The question is: What’s least restrictive? ISDB is best for some, Darcy said.

Idaho’s services for deaf and blind students came under fire from 2006 through 2009. When employees and alumni celebrated the ISDB’s 100th year in 2006, they feared it would close. “This may be the last time that the alumni will have to visit the school,” alumna Janette Lancaster told the Times-News then. “The legislators have the opinion that it is better for the children to be in public schools, but I don’t think they realize what we do for the students here.” Lawmakers proposed closing Gooding’s campus, enrolling blind students in public schools and sending deaf students to five sites around Idaho.

It didn’t happen. Idaho Educational Services for the Deaf and the Blind reorganized in 2009 as a state agency instead of being under the state Board of Education.

Read More . . .

New FCC Rule on Accessible Navigation Devices

November 4, 2013 in Advocacy & Access, Technology

FCC Issues Video Programming Rule Requiring Navigation Devices be Accessible to Blind, Deaf

New rule covers devices used for over-the-top streaming to televisions, including game consoles and set-top boxes, as well as tablets and other mobile devices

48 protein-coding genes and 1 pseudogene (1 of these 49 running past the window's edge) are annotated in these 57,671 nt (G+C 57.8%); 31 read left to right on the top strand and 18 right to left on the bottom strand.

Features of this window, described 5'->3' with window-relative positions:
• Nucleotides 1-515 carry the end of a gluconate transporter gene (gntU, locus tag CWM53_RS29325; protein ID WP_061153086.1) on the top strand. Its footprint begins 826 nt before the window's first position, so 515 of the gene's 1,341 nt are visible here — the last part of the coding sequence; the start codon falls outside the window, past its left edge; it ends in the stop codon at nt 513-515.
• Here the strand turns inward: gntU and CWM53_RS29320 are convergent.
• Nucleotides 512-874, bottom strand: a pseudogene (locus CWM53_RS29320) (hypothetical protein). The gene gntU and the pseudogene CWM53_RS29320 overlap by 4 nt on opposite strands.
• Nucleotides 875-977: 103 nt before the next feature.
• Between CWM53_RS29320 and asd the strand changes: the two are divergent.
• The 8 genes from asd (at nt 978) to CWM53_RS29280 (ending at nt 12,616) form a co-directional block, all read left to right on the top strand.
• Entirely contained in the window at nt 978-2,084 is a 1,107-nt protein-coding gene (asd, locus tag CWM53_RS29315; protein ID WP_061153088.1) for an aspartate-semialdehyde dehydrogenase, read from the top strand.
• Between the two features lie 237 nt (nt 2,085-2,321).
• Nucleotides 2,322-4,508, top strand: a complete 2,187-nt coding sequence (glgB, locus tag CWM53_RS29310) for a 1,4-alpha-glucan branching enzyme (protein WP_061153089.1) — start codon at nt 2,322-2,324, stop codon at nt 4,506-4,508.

By J.J. Smith, Streamingmedia.com 11/1/2013

The U.S. government has issued a rule requiring video equipment manufacturers—including the makers of devices used for streaming—and the producers of connected software ensure that the video-programming navigation devices in those products are “more easily” accessed by individuals who are blind or visually impaired, or who are deaf or hard of hearing.

On Oct. 31, the Federal Communications Commission issued a “report and order and further notice of proposed rulemaking” on “Accessibility of User Interfaces and Video Programming Guides and Menus” and “Access Emergency Information and Apparatus Requirements for Emergency Information and Video Description.”

The regulations listed in the document cover video “navigation devices” such as “converter boxes, interactive communications equipment, and other equipment used by consumers to access multi-channel video programming and other services offered over multi-channel video programming systems,” according to the document.

The FCC says such navigation devices includes devices that have a built-in capability to use a conditional access mechanism in order to access video programming and other services using a multi-channel video programming device (MVPD), the document says. Those devices include televisions, computers, and mobile devices such as tablets and smartphones that do not have pre-installed MVPD applications and that have removable media players.